I am currently reading journal articles about semiconductor physics in solar cells. What is injection level?

I'll try to start off with what I understand. Photons hitting the silicon cause its electrons to jump to a higher energy state. Some of these electrons jump high enough that they cross from the valence band into the conduction band, thus contributing to the flow of electric current. Now, how long do these electrons stay in the conduction band and keep flowing? I believe that is what is called carrier lifetime.

I have just read that carrier lifetime depends on injection level. I think that injection level is the rate at which electrons jump into the conduction band. Am I on the right track?

  1. What is injection level?
  2. What is its unit of measure?
  3. What are some common ways of measuring it?
  • $\begingroup$ May I propose the tags semiconductor-physics and photovoltaics? $\endgroup$
    – Kit
    Jan 15, 2011 at 2:48
  • $\begingroup$ sure, good idea. I also added solid-state-physics, but if that tag doesn't really apply to this question, you can remove it. (I'm in particle physics myself so I'm a little fuzzy on exactly what constitutes solid state/condensed matter physics) $\endgroup$
    – David Z
    Jan 15, 2011 at 3:33
  • $\begingroup$ @David: Thanks. solid-state-physics fits quite well. $\endgroup$
    – Kit
    Jan 15, 2011 at 3:53
  • 1
    $\begingroup$ @David: it's just as the names suggest, condensed matter physics investigates all forms of condensed matter (but also some related physical systems) while solid state physics studies just the solid phase (crystals for the most part). Of course this is not exactly true, but for the most part: SSP is a subset of the CMP. $\endgroup$
    – Marek
    Jan 15, 2011 at 9:43

2 Answers 2

  1. the injection level is defined as $\delta n/p_0$ where $\delta n$ is the minority carrier (e.g. electrons') density excess at non-equilibrium while $p_0$ is the equilibrium density of the majority carriers (e.g. holes).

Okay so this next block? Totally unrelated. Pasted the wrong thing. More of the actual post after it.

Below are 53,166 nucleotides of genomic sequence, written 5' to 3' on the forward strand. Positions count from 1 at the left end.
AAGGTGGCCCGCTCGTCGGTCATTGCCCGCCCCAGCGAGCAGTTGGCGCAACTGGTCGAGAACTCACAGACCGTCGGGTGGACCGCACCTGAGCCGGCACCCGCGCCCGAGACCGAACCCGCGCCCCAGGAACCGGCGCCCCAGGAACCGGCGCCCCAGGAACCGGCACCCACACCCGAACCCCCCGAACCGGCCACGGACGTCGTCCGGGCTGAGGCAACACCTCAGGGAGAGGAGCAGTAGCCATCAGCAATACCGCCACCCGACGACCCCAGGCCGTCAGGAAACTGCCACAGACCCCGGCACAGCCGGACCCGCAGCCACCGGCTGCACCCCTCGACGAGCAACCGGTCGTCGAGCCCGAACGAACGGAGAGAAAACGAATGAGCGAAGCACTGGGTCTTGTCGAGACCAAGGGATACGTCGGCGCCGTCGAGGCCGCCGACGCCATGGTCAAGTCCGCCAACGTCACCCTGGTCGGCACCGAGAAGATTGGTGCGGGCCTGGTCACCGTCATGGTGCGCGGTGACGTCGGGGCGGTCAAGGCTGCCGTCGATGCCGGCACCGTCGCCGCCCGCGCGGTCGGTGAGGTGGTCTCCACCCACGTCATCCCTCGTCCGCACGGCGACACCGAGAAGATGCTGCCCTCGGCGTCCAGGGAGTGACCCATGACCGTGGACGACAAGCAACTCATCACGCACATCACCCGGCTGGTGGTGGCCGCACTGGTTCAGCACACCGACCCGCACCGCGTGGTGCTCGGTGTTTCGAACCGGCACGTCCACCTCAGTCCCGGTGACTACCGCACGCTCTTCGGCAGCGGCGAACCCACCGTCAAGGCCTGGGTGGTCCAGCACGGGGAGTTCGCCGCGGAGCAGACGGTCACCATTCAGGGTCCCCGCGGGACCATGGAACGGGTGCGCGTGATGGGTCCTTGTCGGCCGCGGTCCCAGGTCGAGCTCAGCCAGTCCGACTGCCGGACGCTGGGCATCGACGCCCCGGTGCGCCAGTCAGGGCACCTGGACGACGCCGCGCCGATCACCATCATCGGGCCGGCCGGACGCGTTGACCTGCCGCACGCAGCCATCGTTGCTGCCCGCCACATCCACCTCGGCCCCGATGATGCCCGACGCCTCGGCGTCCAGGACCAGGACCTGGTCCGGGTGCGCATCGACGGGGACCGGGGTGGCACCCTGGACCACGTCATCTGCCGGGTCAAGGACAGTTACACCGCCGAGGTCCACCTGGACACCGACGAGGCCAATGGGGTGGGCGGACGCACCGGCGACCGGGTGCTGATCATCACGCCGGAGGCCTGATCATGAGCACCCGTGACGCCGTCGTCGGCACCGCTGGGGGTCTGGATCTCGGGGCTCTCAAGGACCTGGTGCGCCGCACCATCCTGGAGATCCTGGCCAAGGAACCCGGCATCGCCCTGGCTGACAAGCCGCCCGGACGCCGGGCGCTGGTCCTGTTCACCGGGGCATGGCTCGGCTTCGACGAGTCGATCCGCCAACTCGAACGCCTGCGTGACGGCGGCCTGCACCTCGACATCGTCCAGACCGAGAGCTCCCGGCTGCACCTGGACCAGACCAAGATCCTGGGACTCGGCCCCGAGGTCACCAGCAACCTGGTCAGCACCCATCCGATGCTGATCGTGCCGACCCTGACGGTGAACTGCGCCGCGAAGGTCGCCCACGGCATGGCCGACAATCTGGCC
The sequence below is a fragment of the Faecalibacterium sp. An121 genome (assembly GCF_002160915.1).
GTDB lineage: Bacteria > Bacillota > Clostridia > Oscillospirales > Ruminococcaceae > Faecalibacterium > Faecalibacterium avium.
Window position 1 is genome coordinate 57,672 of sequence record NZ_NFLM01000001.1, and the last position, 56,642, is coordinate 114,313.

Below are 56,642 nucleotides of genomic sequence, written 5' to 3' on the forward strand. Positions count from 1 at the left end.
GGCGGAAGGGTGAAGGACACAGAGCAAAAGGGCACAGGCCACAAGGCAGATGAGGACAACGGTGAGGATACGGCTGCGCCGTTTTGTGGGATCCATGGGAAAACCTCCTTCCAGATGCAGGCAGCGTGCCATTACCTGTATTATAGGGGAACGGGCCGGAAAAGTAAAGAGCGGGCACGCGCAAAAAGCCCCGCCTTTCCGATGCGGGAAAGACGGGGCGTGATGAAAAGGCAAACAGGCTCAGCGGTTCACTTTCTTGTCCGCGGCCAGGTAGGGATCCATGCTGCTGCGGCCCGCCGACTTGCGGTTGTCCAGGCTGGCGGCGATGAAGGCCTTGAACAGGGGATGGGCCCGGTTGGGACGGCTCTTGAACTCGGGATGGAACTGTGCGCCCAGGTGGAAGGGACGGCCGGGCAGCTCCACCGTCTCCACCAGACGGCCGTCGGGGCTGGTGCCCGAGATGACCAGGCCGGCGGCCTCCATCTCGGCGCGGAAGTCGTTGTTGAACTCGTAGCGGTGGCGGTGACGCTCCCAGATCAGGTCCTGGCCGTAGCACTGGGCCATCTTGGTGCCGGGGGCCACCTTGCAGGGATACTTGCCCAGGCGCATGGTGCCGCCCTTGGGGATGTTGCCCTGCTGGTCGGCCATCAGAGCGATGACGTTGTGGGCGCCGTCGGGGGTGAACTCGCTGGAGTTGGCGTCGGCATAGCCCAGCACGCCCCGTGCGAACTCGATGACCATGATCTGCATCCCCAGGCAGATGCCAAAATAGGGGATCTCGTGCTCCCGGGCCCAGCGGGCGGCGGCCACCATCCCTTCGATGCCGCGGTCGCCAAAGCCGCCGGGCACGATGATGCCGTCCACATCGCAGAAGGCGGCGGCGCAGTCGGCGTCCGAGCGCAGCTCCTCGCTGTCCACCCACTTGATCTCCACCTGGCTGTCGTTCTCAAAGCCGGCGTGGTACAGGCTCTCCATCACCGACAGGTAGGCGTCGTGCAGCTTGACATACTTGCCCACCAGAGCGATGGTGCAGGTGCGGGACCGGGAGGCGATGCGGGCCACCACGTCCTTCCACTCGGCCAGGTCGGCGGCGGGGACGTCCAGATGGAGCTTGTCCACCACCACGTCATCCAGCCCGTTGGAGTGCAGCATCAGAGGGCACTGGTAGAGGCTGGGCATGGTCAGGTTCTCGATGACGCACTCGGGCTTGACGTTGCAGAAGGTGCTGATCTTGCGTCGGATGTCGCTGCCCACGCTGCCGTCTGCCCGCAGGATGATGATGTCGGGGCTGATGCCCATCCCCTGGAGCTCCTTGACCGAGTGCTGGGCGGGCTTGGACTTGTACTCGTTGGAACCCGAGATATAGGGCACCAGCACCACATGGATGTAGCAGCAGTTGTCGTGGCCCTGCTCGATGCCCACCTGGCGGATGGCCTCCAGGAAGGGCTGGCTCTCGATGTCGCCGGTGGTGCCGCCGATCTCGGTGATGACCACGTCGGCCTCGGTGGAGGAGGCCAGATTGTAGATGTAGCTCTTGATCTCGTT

2. From the formula which is a ratio of two very similar densities, it's clear that the injection level is dimensionless; "high" and "low" injection level usually means values that are much greater or much smaller than one

  3. The methods to determine the level depend on the context and cleverness of the physicist or engineer. In various contexts, it may be determined by the barrier formed at metal-dielectric interface; by the method described by Kobayashi and Kimura; from the absolute value of photoconductivity measured somewhere; from bias illumination; etc. I think it would be bad for me to pretend that I am actually an expert in any of these experimental things.

Cheers LM

  • $\begingroup$ Is it related to the rate at which electrons jump into the conduction band? Was I on the right track in presenting the context? Similarly, based on your Point #1, is injection level defined upon fabrication of the device, or is it situation-specific (e.g. the amount of sunlight hitting the solar cell)? $\endgroup$
    – Kit
    Jan 18, 2011 at 2:51

For 3: it's not that common to measure the injection level itself. For a solar cell you can measure/calculate the electrons created by e.g. illumination and multiply this value with the (minority) carrier lifetime. As a result you get the excess carrier density ($\delta_n$).

The injection level depends, as LM wrote, on the relation between excess carrier density ($\delta_n$) and the majority carrier density p0 (mostly doping N - to keep it simple) $\rightarrow$ The injection level depends on the ratio between $\delta_n$ and $N$.

The injection level is important because it gives you a hint which recombination channel is limiting the performance (aka lifetime) of your solarcell. Under low injection it is limited by defect recombination, under high injection it is limited by Auger (indirect semiconductor as Si) or radiative (direct semiconductor as GaAs) recombination.


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